How can I set and keep the Arduino Stack size at increased size?

I need the size of Arduino’s loopTask stack larger than the default. What I currently do is to change the main.cpp file (~/.platformio/packages/framework-arduinoespressif32/cores/esp32/main.cpp) like this:

// mod by ullix
// end mod

The definition of CONFIG_ARDUINO_LOOP_STACK_SIZE is found in file ~/.platformio/packages/framework-arduinoespressif32/tools/sdk/sdkconfig:

# Automatically generated file; DO NOT EDIT.
# Espressif IoT Development Framework Configuration
# Arduino Configuration

So, it would be prudent to modify the setting there, but as it says at the beginning, it is auto-generated and will be overwritten, and it really is.

What I could not find out: who is the over-writer? Can I somehow command him to keep my stack setting with anything I can do in pio?

Already discussed at ESP32 Stack configuration (reloaded)

Impressive to see what kind of hacks can be done with pio. However, given the overall effort this takes, I will keep with simply manually changing the value in file sdkconfig.h. Lasts until the next update :-/

But given that it says: ‘Automatically generated file; DO NOT EDIT.’ I am still wondering about what part of the software does this generation? I searched all code within pio, but couldn’t find any hints.

Is this file even generated within pio, or is it already contained in the package obtained by pio?

It’s not generated by PlatformIO, but ESP-IDF. The Arduino-ESP32 core is an extension of ESP-IDF (precompiled ESP-IDF libs in tools/sdk), and the ESP-IDF libraries have been generated with a specific sdkconfig and using the tool GitHub - espressif/esp32-arduino-lib-builder.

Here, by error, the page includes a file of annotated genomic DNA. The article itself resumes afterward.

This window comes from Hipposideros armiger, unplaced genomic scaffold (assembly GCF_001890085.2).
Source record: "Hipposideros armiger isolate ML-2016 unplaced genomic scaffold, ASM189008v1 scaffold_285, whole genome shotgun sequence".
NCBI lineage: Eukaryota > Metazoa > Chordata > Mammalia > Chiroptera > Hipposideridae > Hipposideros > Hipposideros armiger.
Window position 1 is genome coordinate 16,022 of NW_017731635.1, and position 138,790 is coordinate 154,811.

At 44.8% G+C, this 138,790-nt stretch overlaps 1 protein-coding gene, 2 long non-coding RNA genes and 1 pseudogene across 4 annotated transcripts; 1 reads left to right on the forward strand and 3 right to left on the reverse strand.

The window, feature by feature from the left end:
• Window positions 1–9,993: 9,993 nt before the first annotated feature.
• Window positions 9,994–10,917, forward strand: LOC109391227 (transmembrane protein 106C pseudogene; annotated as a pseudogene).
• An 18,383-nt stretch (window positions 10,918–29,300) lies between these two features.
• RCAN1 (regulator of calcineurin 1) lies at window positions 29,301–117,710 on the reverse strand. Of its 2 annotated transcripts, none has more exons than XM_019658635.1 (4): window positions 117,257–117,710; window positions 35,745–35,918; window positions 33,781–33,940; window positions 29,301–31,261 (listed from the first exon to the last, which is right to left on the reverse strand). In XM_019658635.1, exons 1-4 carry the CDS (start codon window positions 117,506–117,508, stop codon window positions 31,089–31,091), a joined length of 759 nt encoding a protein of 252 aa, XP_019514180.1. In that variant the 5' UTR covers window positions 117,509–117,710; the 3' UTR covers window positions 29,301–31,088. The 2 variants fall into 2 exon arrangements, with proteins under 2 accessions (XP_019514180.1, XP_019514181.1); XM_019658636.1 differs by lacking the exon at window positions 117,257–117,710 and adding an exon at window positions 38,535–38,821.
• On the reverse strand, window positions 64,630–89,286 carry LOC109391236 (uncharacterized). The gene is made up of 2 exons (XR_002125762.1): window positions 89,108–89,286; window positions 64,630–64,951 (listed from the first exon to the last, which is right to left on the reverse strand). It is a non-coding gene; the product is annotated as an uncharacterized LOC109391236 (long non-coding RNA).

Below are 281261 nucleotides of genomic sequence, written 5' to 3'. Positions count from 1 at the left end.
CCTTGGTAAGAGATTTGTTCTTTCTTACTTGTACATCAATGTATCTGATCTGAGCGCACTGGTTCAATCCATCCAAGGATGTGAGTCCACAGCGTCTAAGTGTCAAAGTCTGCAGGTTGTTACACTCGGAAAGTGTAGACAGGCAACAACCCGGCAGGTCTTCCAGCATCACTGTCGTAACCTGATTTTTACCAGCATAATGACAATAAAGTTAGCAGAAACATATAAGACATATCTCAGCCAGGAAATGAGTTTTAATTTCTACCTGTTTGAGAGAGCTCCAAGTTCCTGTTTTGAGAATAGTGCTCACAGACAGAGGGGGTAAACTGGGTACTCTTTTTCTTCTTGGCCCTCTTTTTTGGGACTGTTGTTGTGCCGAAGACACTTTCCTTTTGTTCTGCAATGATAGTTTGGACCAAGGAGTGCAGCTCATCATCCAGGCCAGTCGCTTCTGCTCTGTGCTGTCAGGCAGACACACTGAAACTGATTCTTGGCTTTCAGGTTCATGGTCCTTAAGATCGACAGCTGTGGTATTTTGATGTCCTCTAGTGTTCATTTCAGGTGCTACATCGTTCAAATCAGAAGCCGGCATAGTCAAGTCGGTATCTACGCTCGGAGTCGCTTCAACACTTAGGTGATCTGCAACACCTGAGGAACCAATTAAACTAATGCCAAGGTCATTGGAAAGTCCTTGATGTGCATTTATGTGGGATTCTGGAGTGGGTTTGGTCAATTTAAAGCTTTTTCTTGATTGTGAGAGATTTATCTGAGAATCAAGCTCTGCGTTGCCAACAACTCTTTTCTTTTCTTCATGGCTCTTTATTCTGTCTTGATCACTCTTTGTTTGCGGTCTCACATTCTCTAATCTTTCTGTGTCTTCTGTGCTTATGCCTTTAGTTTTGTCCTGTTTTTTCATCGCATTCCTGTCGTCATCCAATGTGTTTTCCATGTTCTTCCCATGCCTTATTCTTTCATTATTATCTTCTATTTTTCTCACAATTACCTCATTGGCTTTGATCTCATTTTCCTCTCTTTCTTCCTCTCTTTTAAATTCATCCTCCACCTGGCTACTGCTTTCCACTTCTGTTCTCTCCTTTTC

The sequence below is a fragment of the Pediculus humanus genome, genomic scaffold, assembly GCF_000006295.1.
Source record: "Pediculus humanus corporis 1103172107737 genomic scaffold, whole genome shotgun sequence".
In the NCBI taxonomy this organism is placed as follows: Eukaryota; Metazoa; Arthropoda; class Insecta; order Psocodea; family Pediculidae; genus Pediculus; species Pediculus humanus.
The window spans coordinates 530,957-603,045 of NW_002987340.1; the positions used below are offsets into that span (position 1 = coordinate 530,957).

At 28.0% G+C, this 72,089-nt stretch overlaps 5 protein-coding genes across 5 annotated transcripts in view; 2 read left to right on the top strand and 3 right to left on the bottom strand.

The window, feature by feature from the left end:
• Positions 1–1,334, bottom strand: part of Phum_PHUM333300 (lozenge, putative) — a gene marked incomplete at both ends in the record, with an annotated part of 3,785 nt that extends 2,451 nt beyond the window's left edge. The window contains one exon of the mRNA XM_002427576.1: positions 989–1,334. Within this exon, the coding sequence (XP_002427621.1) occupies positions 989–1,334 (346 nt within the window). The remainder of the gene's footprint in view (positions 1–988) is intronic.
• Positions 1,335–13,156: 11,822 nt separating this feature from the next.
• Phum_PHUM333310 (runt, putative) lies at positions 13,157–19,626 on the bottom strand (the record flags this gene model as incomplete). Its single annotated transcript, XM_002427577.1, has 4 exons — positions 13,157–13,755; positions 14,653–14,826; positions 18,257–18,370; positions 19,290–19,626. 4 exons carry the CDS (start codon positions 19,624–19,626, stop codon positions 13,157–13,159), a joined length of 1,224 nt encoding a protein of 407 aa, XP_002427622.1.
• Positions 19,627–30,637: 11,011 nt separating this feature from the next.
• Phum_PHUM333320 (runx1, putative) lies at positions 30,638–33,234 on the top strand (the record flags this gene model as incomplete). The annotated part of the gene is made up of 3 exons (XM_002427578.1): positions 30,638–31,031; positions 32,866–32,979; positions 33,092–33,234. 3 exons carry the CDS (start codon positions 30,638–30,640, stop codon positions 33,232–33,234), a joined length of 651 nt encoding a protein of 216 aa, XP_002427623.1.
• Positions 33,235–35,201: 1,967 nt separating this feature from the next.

For the most part, editing the sdkconfig.h will have no effect since the macros are used inside the ESP-IDF libraries, which are not recompiled during a normal Arduino-ESP32 build. That CONFIG_ARDUINO_LOOP_STACK_SIZE macro however is used in the source code that is recompiled, so the warning can be ignored.

Aaah, there it is. Many thanks.

At least good to know I can rely on that little config change (until the next update).

Are you sure you don’t just want to solve the problem purely in firmware code? Just create a new FreeRTOS task with the desired bigger stack size and delay(1000); in the old one. Doesn’t need any config file mods and the resulting code will also be compilable for Arudino IDE and PlatformIO users that don’t have this local mod. It wastes a bit of RAM since the old task is now mostly unused (from the very big RAM anyways), but otherwise it’s a quite general solution.

See tutorial.

At first glance this sounded like the Sorcerer’s Stone, but it is not.

I am using tasks already, so it was easy to create an extraLoop() which took all the content of loop(), which now got nothing but the delay(1000);. With a few more changes to setup(); it compiled with a loopTask sized to 8k.

However, the loopTask is this:

void loopTask(void *pvParameters)
    for(;;) {
        if (serialEventRun) serialEventRun();

So, setup() is part of the loopTask. And once setup() fishes, its share of stack is released, and becomes available for loop(). But now with loop() being empty, and all its former content being in extraLoop(), the 8k for loopTask stack are blocked and inaccessible!

Originally I set CONFIG_ARDUINO_LOOP_STACK_SIZE to 16k and all ran fine. Now I need 8k for loopTask(), plus 11k for extraLoop().

In addition, to squeeze my setup() into 8k, I also had to remove some SafeStrings from local in setup() to global. Those take another 4k of memory. Not sure how to free this memory.

So, in total I now use 8k + 11k + 4k = 23k compared to the previous 16k. Doesn’t look like progress?

Not if you vTaskDelete(NULL); in loop() to kill the original loopTask (API ref). That kills the task and the task’s stack (which was originally allocated on the heap) is returned back to the heap.

Of course the


logic has to be done in the new loop task then too.